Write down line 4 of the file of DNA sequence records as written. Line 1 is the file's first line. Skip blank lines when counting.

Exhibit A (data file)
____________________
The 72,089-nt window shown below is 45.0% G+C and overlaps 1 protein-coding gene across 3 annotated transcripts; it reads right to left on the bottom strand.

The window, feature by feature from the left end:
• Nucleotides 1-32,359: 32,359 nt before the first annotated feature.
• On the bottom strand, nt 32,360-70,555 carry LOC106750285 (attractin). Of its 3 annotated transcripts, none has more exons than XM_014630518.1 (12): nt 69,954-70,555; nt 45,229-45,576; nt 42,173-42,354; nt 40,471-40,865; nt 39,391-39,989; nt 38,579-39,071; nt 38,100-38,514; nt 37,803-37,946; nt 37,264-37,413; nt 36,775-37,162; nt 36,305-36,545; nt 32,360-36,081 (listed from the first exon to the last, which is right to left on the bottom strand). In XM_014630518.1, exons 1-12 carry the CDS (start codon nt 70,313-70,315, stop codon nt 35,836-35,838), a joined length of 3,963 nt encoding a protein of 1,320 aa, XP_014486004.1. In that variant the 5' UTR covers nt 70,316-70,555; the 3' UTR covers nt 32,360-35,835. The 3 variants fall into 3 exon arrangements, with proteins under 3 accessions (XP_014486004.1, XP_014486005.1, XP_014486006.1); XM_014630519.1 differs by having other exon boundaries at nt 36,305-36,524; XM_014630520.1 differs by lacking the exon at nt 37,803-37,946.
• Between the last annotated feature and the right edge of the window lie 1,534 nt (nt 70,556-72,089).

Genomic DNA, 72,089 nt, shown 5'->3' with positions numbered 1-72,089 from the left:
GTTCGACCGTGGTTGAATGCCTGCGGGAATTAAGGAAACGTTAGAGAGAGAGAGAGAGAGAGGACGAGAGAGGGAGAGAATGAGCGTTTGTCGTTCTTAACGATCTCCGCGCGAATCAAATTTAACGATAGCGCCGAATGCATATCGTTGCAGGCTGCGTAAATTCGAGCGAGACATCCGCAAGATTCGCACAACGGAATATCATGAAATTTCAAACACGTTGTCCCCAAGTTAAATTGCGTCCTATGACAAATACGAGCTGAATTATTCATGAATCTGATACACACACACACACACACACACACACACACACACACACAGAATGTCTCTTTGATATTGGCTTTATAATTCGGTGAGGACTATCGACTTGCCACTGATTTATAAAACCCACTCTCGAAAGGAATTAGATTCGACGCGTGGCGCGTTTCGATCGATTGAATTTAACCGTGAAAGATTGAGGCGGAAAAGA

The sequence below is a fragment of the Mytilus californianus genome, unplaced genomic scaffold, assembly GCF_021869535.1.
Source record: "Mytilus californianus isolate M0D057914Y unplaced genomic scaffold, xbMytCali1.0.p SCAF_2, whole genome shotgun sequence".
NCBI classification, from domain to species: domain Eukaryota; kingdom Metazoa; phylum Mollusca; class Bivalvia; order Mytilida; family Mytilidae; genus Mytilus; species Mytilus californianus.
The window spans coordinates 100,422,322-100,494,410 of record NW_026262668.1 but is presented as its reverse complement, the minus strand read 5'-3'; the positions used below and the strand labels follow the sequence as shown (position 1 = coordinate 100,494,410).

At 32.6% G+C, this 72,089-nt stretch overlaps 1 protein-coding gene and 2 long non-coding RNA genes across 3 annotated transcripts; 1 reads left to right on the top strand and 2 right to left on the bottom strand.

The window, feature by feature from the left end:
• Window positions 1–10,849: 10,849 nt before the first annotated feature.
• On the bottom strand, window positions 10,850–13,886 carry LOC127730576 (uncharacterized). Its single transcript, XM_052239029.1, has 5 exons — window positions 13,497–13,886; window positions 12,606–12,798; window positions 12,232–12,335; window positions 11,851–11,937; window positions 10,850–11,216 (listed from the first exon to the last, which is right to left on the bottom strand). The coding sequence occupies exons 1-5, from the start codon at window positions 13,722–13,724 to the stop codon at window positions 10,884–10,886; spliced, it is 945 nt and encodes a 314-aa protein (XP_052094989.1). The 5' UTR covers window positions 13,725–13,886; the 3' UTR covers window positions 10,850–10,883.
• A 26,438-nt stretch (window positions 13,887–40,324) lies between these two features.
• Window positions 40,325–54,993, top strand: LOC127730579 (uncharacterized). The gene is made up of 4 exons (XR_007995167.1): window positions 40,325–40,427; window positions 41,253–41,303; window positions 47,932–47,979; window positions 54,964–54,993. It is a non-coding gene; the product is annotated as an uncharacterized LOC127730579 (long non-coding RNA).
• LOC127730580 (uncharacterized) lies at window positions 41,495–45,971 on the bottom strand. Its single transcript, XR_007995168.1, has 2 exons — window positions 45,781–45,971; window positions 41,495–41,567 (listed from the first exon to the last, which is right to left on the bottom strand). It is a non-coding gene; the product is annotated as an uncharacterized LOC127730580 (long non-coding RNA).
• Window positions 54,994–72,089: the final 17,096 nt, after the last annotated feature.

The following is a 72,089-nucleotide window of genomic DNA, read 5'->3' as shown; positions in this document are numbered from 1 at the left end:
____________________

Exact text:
• On the bottom strand, nt 32,360-70,555 carry LOC106750285 (attractin). Of its 3 annotated transcripts, none has more exons than XM_014630518.1 (12): nt 69,954-70,555; nt 45,229-45,576; nt 42,173-42,354; nt 40,471-40,865; nt 39,391-39,989; nt 38,579-39,071; nt 38,100-38,514; nt 37,803-37,946; nt 37,264-37,413; nt 36,775-37,162; nt 36,305-36,545; nt 32,360-36,081 (listed from the first exon to the last, which is right to left on the bottom strand). In XM_014630518.1, exons 1-12 carry the CDS (start codon nt 70,313-70,315, stop codon nt 35,836-35,838), a joined length of 3,963 nt encoding a protein of 1,320 aa, XP_014486004.1. In that variant the 5' UTR covers nt 70,316-70,555; the 3' UTR covers nt 32,360-35,835. The 3 variants fall into 3 exon arrangements, with proteins under 3 accessions (XP_014486004.1, XP_014486005.1, XP_014486006.1); XM_014630519.1 differs by having other exon boundaries at nt 36,305-36,524; XM_014630520.1 differs by lacking the exon at nt 37,803-37,946.